Talking specifics about the precious metals ratios (see here), when posting them yesterday morning I actually got excited when the big spikes higher in AGQ and GDX came up, however this euphoria was quickly replaced by very mixed feelings in seeing the rest of the ratios (except ABX and GG), which are rising, however it’s a start. Again, slowly but surely, the bulls are capitulating, meaning more of the key open interest put / call ratios we follow are rising for real (over unity like GDX), which will turn the machines in the bull’s favor. So with any luck a very insistent (on success) Trump will cave paper market speculators heads in to the point they finally capitulate on a lasting basis. Again, the barrage of news should be like a machine gun until the speculators give up.

This was the reason for the S&P 500 (SPX) to go up and test key resistance at 2280 today, where you will remember, if this mark is breached on a closing basis, no discernable resistance is encountered until it gets up into the 2400-plus area (never mind Dow 20k), the bottom side of the long-term channel (see Figure 3). You may have noticed the CBOE Volatility Index (VIX) closed right on important support at 11 yesterday, where any breach now would propel the SPX / VIX Ratio above long-term sinusoidal resistance on a sustained basis (see Figure 1). What does this mean? It means the market is a ‘run away’, where although further strength will likely prove temporal, still, a move to 2400-plus SPX is definitely possible running into February in blow-off fashion.

For precious metals, this might be enough to kill the rally for a bit. Who needs gold when you have Trump and rising stocks – right? Watch gold at $1180. A breach would not be good.

No ‘rope-a-dope’ for Trump. He’s come out of the corner swinging. The only problem with fighters like this is they burn out fast. That’s what happened to him with his Atlantic City Casinos. One casino wasn’t enough. Then they all got in trouble because of his huge ego.

Looks like a repeat here style wise, with the big question how long it lasts.

So while there’s no telling how long it will take Trump to punch himself out, if the 1928 / 1929 analog is any indication, summer is quite possible.

See you next time.

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Captain Hook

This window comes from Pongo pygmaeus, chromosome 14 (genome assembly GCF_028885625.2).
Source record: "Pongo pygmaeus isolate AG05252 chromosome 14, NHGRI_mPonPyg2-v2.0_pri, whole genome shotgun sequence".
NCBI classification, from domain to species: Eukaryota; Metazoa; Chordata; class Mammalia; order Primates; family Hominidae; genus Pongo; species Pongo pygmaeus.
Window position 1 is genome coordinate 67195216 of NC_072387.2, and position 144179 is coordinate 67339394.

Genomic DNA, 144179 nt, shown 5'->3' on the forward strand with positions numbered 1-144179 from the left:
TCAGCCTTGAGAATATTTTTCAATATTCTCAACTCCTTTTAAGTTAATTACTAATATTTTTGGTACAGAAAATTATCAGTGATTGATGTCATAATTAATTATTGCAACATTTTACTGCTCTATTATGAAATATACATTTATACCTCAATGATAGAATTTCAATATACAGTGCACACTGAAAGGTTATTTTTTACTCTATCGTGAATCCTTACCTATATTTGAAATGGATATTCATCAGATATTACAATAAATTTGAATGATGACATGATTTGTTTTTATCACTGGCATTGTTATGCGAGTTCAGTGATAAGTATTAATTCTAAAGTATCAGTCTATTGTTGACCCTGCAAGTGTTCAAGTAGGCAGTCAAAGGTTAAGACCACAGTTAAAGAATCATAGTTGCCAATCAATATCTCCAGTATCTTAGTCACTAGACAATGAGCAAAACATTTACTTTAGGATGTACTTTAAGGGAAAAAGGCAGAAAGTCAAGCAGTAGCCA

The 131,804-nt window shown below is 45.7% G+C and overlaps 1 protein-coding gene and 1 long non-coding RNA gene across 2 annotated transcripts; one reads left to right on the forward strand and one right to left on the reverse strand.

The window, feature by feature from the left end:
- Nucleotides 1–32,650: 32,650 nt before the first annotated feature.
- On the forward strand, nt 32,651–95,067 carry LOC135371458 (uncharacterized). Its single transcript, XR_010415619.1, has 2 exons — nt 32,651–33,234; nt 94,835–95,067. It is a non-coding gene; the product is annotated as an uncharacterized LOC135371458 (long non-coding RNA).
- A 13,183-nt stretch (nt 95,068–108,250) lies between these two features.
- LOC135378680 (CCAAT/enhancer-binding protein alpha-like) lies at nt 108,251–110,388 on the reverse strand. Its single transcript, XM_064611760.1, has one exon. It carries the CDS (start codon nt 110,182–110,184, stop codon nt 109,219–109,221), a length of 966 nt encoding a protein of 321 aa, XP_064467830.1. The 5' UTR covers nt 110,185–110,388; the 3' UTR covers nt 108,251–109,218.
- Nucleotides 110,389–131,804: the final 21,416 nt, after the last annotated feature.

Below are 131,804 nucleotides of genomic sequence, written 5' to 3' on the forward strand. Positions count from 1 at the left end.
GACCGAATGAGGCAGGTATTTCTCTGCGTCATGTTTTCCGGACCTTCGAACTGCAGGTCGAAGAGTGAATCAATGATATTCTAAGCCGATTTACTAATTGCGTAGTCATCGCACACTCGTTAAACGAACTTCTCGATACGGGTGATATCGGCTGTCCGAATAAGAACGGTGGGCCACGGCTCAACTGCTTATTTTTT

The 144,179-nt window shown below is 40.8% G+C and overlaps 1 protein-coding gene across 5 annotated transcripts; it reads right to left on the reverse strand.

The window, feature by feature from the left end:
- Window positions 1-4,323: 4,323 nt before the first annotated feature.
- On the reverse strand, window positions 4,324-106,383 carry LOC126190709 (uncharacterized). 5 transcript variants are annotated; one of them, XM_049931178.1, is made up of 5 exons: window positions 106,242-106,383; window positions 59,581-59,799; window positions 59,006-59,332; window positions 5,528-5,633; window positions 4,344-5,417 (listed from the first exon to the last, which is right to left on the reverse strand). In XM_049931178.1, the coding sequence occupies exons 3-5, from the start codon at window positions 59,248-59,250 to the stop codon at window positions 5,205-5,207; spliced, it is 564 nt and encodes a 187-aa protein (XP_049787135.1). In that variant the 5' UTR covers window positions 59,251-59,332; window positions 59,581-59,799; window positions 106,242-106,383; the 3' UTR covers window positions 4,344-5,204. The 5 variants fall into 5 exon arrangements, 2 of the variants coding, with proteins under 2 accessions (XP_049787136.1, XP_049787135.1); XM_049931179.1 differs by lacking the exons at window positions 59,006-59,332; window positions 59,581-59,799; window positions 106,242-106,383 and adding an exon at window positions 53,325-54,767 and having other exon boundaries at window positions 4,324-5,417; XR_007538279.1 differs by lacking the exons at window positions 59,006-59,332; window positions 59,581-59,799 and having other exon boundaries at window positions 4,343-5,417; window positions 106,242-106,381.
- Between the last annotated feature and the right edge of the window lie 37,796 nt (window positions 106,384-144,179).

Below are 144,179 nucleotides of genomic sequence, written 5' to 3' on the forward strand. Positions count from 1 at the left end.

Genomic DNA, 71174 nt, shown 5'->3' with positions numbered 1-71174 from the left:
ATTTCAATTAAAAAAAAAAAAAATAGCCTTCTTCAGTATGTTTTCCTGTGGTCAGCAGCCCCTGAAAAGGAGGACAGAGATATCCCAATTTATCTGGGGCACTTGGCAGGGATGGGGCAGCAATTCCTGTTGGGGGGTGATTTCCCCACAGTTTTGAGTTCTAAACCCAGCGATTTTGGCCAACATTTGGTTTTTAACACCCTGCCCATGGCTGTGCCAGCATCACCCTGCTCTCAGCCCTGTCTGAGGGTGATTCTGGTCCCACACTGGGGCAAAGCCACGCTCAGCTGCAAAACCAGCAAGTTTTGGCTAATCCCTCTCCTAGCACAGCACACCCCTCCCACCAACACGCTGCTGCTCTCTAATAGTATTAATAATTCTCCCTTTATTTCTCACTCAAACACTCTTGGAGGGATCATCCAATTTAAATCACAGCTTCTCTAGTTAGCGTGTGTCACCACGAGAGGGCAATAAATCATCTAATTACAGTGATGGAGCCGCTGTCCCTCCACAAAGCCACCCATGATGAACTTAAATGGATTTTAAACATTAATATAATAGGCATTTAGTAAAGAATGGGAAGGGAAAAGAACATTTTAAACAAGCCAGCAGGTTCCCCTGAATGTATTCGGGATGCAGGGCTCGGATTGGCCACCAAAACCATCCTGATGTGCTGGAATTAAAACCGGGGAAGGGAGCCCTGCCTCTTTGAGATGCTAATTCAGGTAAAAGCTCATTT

Captain Hook

Treasure Chests is a market timing service specializing in value-based position trading in the precious metals and equity markets with an orientation geared to identifying intermediate-term swing trading opportunities. Specific opportunities are identified utilizing a combination of fundamental, technical, and inter-market analysis. This style of investing has proven very successful for wealthy and sophisticated investors, as it reduces risk and enhances returns when the methodology is applied effectively. Those interested in discovering more about how the strategies described above can enhance your wealth should visit our web site at Treasure Chests.

Disclaimer: The above is a matter of opinion and is not intended as investment advice. Information and analysis above are derived from sources and utilizing methods believed reliable, but we cannot accept responsibility for any trading losses you may incur as a result of this analysis. Comments within the text should not be construed as specific recommendations to buy or sell securities. Individuals should consult with their broker and personal financial advisors before engaging in any trading activities. We are not registered brokers or advisors. Certain statements included herein may constitute “forward-looking statements” with the meaning of certain securities legislative measures. Such forward-looking statements involve known and unknown risks, uncertainties and other factors that may cause the actual results, performance or achievements of the above mentioned companies, and / or industry results, to be materially different from any future results, performance or achievements expressed or implied by such forward-looking statements. Do your own due diligence.

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Published at Mon, 06 Feb 2017 10:52:10 +0000

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Analyst: Cisco to Hike Dividend Soon


Analyst: Cisco to Hike Dividend Soon

By Shoshanna Delventhal | February 5, 2017 — 11:09 PM EST

While income-minded investors are already attracted to Cisco Systems Inc.’s (CSCO) 3.3% dividend yield, analysts now predict the firm could be planning to hike its dividend higher as soon as this week.

Analysts at research firm IHS Markit foresee the San Jose, Calif.-based tech firm to raise its dividend about 8% this week to $0.28 a quarter, up from $0.26, reports Barron’s. The expected dividend raise would be reflected in a new dividend yield of 3.6% for Cisco, assuming its stock price remains constant.

“In the past (except in FY16) the company raised its quarterly dividend by 2 to 3 cents and we project similar growth as earnings projections show modest increase in profits for the future. The management has increased the dividend five times since first issuing in 2011 and the quarterly rise occurred at the Q3 stage. Management indicated, as part of their capital allocation strategy, they intend to distribute a minimum of 50% of their free cash flow annually to shareholders through cash dividends and share repurchases,” wrote IHS Markit analyst Vik Parmar.

Past Disappointments

Cisco is slated to report its most recent fiscal 2017 second-quarter earnings Feb. 15, yet analysts say the dividend announcement could precede the earnings report, estimating an announcement to come Feb. 10.

This quarter will be telling for Cisco after disappointing investors with lower-than-expected guidance, attributed general weakness in some larger service providers. (See also: Cisco CEO: ‘Look Beyond One Quarter’.)